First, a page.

Editorial: Don’t need food trucks amid beauty of nature; Nuclear energy better option for clean power; Issue more complex than gun rights vs. control

Gun Rights

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In response to “Agency seeks food truck concession at state parks” (Star-Advertiser, Aug. 11):

Imagine a moment to retreat to nature, a few minutes from the city or a drive to a remote spot to a beautiful state park. On Oahu, distant Kaena Point, Kaiwi Point to the east, perhaps mauka to Pali lookout or Puu Ualakaa. Just distant enough from conveniences as you search for the views and scents of nature.

Only to pull up, park, and be overcome by the smell of chicken katsu, BBQ, garlic shrimp or fried. I forgot what I came here for: food truck!

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Suddenly, the beautiful and somewhat strong tradewinds blow. Looking beyond, scattered bits of rubbish, blown from people’s hands or the trash receptacle that was never emptied or covered quickly enough.

Maybe it would be better to keep our beautiful state parks free of anything that nature can’t offer.

Remember, what are we going there for?

Mari Hartman

Sunset Beach

Food trucks will make money — and trash

The recent endorsement by the Star-Advertiser of the proposal by the state Department of Land and Natural Resources’ (DLNR) parks division to solicit bids for food trucks on state park lands only reinforces my belief that everything is for sale on these islands (“Hawaii parks with food trucks,” Star-Advertiser, Our View, Aug. 13).

I’m not against legitimate taxpaying businesses and certainly enjoy dining at food trucks, but neither the DLNR, military or state currently monitor trash pickup along the beaches now. Farrington Highway from Kaena Point, past Camp Erdman and the airport, is a rubbish dump, as anyone who walks along there knows. Do you really expect people to take their trash with them? And how exactly are these vendors supposed to deter vandalism and criminal mischief?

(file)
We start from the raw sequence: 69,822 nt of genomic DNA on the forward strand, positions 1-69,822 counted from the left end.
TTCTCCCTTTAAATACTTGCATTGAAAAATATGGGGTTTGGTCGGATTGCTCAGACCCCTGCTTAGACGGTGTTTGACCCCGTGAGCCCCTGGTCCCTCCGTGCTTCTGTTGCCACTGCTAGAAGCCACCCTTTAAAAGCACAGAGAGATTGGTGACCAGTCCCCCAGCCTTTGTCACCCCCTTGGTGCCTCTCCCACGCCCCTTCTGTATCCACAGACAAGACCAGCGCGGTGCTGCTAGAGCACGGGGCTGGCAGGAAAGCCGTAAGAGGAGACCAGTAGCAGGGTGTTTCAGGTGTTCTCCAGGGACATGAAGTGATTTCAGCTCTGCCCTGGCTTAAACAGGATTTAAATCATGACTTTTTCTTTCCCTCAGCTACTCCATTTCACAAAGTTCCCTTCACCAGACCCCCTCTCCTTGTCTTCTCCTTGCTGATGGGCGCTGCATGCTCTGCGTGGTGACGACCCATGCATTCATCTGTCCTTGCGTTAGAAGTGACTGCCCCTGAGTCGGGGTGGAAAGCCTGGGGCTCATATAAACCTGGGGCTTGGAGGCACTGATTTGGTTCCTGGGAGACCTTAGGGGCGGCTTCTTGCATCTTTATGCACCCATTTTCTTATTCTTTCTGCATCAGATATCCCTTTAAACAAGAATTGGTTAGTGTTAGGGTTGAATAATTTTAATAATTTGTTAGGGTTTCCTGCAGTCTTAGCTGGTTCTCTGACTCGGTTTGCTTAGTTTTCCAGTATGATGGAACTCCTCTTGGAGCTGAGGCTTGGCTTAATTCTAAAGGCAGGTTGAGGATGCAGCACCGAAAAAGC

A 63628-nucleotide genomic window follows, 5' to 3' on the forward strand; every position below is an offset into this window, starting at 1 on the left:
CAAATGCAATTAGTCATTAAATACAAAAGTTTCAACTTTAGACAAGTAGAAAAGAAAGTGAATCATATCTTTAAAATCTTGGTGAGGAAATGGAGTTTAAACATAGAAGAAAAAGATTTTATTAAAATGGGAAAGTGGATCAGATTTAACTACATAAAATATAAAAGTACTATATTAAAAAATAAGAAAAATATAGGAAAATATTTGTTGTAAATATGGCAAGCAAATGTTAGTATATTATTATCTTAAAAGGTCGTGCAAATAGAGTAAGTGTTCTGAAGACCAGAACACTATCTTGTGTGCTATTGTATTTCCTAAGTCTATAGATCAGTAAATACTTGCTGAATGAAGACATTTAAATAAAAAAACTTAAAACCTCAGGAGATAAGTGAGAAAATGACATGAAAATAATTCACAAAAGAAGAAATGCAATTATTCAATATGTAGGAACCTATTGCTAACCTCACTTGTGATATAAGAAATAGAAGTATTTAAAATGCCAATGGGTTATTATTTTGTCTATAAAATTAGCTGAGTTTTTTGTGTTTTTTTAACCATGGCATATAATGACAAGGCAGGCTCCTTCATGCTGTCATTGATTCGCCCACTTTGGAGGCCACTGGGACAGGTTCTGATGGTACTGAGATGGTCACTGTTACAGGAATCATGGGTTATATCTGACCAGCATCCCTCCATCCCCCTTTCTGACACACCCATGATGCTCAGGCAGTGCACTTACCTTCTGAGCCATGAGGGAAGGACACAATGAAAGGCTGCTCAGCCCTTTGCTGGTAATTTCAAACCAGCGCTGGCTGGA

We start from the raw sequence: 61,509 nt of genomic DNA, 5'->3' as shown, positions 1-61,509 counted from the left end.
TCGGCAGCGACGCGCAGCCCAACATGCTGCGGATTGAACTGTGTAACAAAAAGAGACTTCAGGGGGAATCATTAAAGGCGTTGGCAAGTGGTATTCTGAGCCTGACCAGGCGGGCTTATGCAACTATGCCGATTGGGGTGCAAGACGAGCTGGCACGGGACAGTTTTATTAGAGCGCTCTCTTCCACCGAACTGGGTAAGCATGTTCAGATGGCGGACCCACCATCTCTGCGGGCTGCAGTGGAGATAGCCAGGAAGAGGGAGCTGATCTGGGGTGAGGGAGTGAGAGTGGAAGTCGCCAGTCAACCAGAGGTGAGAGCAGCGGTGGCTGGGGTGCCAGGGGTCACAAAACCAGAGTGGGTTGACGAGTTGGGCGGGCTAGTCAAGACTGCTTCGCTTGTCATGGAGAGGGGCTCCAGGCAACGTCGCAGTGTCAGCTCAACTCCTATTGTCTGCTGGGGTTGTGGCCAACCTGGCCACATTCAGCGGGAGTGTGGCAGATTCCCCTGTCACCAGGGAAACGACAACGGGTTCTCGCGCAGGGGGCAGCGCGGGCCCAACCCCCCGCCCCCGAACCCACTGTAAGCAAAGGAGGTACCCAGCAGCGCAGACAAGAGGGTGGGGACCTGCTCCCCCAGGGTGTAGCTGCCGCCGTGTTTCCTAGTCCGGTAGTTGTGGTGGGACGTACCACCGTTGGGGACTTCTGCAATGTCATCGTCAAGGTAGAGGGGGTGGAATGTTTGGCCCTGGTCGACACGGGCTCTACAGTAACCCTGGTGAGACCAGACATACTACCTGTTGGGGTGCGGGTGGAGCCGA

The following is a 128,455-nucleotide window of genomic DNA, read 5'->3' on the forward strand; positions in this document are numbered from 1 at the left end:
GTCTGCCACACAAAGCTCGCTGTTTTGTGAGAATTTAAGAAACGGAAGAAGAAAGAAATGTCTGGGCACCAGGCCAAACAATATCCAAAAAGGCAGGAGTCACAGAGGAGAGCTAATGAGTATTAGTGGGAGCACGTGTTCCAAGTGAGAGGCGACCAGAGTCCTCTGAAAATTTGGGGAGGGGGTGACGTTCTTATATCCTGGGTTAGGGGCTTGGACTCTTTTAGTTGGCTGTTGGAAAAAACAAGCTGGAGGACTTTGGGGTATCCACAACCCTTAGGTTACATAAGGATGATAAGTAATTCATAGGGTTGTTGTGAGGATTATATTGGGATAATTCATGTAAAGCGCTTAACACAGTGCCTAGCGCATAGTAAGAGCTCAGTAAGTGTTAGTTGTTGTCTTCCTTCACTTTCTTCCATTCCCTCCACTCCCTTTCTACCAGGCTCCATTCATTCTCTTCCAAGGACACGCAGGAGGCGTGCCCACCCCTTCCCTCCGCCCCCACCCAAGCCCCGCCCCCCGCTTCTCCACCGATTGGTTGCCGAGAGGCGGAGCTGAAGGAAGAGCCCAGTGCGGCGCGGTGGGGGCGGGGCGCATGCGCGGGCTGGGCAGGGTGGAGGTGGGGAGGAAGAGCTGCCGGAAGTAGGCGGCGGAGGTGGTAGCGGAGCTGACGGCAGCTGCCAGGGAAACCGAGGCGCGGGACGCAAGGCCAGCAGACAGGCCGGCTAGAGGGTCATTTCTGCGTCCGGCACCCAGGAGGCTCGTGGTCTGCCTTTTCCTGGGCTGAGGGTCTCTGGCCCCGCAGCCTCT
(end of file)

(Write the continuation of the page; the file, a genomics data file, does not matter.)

There should be no commercial activities at state parks.

Susanne Chin


Nuclear energy better option for clean power

The primaries are over and we now have candidates to run for office in the general election.

Who among them will be brave enough to propose Hawaii energy independence? Will we continue to burn oil to make electricity while covering our beautiful aina with windmills and solar panels, or will they investigate a solution involving clean nuclear power?

Larry Osborn

Hawaii Kai

Issue more complex than gun rights vs. control

Recently, the Star-Advertiser ran an excellent article that articulated a complex concern that’s increasing across the country (“Firearms registrations were up again in 2021, according to report,” Aug. 10). It’s absolutely horrific when people aren’t able to worship, go to school, receive medical care or go shopping safely. The sorrow, anger and fear caused by legal gun ownership is unacceptable and immoral.

It’s time to hold the National Rifle Association and the greedy weapons manufacturers accountable. It’s time to rewrite the Second Amendment to the Constitution so it reflects today’s need for safety and protection.

It’s also time to end the dualistic thinking that forces us to choose between either personal safety or individual rights; between gun ownership or effective gun control. It’s much more complex than this either/or choice.

Solutions might be found with a both/and approach: making assault weapons illegal for private use; strengthening family and community mental health; better law enforcement (without military weapons); more character education in our schools and faith groups; and more support from government, community leadership and service agencies.

Just because it’s complex doesn’t mean it isn’t solvable.

John Heidel


Democratic spending sent inflation soaring

Mahalo to Kay Kimura for contributing to the discussion surrounding the Inflation Reduction Act (“Inflation Reduction Act will be costly,” Star-Advertiser, Letters, Aug. 14).

It doesn’t take a ton of research to understand the basis for an overwhelming majority of likely voters in America assessing that we are headed in the wrong direction.

When President Joe Biden took office, America was on a straight and luminous path to economic recovery from the pandemic, with spring 2020 unemployment rate highs of 14.8% falling by nearly half, the consumer price index at 3%, and the price at the pump at around $2.35 per gallon.

Yet Biden and the Democrats in Congress capitalized on a weary and still skittish population to garner support for the needless and inflation-inducing American Rescue Plan Act, which had CPI rocketing to 7.9% prior to the Ukraine issue.

Facing the predictable fallout with the midterm election looming, Democrats of course come to the “rescue” once again with more of the same policy. What could possibly go wrong this time?

Stephen Hinton



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